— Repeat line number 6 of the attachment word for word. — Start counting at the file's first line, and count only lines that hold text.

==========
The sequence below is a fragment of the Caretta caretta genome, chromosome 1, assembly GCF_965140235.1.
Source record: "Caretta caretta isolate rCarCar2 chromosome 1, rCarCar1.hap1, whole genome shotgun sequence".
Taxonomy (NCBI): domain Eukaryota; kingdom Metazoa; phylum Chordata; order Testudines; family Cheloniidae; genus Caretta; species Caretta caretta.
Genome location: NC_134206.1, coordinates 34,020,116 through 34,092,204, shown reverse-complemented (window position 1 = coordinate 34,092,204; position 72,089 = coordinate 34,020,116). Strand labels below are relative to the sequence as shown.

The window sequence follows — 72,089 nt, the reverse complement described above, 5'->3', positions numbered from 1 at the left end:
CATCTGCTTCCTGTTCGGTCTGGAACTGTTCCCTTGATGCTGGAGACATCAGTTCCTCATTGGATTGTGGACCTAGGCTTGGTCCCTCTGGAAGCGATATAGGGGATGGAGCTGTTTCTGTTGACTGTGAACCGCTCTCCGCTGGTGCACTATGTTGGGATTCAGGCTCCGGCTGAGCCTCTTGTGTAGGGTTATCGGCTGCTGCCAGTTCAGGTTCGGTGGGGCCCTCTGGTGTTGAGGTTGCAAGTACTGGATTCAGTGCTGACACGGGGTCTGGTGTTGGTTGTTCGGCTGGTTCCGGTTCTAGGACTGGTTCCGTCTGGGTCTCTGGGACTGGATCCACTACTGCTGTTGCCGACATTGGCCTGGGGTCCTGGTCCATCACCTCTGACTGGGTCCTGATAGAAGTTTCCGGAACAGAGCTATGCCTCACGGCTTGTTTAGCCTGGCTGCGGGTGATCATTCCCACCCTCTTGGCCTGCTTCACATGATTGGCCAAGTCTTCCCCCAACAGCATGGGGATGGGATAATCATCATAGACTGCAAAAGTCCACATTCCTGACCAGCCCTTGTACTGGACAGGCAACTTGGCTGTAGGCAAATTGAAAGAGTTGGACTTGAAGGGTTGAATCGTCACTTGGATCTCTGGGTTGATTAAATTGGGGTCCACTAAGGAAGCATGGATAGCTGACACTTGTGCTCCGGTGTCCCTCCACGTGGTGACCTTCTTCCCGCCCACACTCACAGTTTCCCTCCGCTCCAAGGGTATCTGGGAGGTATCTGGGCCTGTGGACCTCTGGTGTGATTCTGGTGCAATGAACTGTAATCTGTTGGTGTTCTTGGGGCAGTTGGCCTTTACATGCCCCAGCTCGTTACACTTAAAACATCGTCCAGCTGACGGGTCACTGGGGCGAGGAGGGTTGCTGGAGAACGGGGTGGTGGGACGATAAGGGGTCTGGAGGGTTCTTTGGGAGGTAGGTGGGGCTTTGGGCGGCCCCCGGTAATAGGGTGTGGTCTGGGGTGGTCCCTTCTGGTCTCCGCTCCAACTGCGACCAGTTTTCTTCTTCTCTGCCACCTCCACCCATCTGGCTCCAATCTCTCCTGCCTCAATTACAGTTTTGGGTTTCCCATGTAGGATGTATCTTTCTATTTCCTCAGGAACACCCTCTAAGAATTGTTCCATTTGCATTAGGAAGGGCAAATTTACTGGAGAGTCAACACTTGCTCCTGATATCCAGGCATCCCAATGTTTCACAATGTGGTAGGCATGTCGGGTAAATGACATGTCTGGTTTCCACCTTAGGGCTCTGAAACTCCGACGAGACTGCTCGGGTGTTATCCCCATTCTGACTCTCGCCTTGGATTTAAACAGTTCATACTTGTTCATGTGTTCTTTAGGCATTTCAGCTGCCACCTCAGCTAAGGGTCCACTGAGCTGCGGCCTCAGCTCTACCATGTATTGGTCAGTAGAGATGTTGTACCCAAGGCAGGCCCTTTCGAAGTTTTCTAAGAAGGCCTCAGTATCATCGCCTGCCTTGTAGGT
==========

CATCTGCTTCCTGTTCGGTCTGGAACTGTTCCCTTGATGCTGGAGACATCAGTTCCTCATTGGATTGTGGACCTAGGCTTGGTCCCTCTGGAAGCGATATAGGGGATGGAGCTGTTTCTGTTGACTGTGAACCGCTCTCCGCTGGTGCACTATGTTGGGATTCAGGCTCCGGCTGAGCCTCTTGTGTAGGGTTATCGGCTGCTGCCAGTTCAGGTTCGGTGGGGCCCTCTGGTGTTGAGGTTGCAAGTACTGGATTCAGTGCTGACACGGGGTCTGGTGTTGGTTGTTCGGCTGGTTCCGGTTCTAGGACTGGTTCCGTCTGGGTCTCTGGGACTGGATCCACTACTGCTGTTGCCGACATTGGCCTGGGGTCCTGGTCCATCACCTCTGACTGGGTCCTGATAGAAGTTTCCGGAACAGAGCTATGCCTCACGGCTTGTTTAGCCTGGCTGCGGGTGATCATTCCCACCCTCTTGGCCTGCTTCACATGATTGGCCAAGTCTTCCCCCAACAGCATGGGGATGGGATAATCATCATAGACTGCAAAAGTCCACATTCCTGACCAGCCCTTGTACTGGACAGGCAACTTGGCTGTAGGCAAATTGAAAGAGTTGGACTTGAAGGGTTGAATCGTCACTTGGATCTCTGGGTTGATTAAATTGGGGTCCACTAAGGAAGCATGGATAGCTGACACTTGTGCTCCGGTGTCCCTCCACGTGGTGACCTTCTTCCCGCCCACACTCACAGTTTCCCTCCGCTCCAAGGGTATCTGGGAGGTATCTGGGCCTGTGGACCTCTGGTGTGATTCTGGTGCAATGAACTGTAATCTGTTGGTGTTCTTGGGGCAGTTGGCCTTTACATGCCCCAGCTCGTTACACTTAAAACATCGTCCAGCTGACGGGTCACTGGGGCGAGGAGGGTTGCTGGAGAACGGGGTGGTGGGACGATAAGGGGTCTGGAGGGTTCTTTGGGAGGTAGGTGGGGCTTTGGGCGGCCCCCGGTAATAGGGTGTGGTCTGGGGTGGTCCCTTCTGGTCTCCGCTCCAACTGCGACCAGTTTTCTTCTTCTCTGCCACCTCCACCCATCTGGCTCCAATCTCTCCTGCCTCAATTACAGTTTTGGGTTTCCCATGTAGGATGTATCTTTCTATTTCCTCAGGAACACCCTCTAAGAATTGTTCCATTTGCATTAGGAAGGGCAAATTTACTGGAGAGTCAACACTTGCTCCTGATATCCAGGCATCCCAATGTTTCACAATGTGGTAGGCATGTCGGGTAAATGACATGTCTGGTTTCCACCTTAGGGCTCTGAAACTCCGACGAGACTGCTCGGGTGTTATCCCCATTCTGACTCTCGCCTTGGATTTAAACAGTTCATACTTGTTCATGTGTTCTTTAGGCATTTCAGCTGCCACCTCAGCTAAGGGTCCACTGAGCTGCGGCCTCAGCTCTACCATGTATTGGTCAGTAGAGATGTTGTACCCAAGGCAGGCCCTTTCGAAGTTTTCTAAGAAGGCCTCAGTATCATCGCCTGCCTTGTAGGT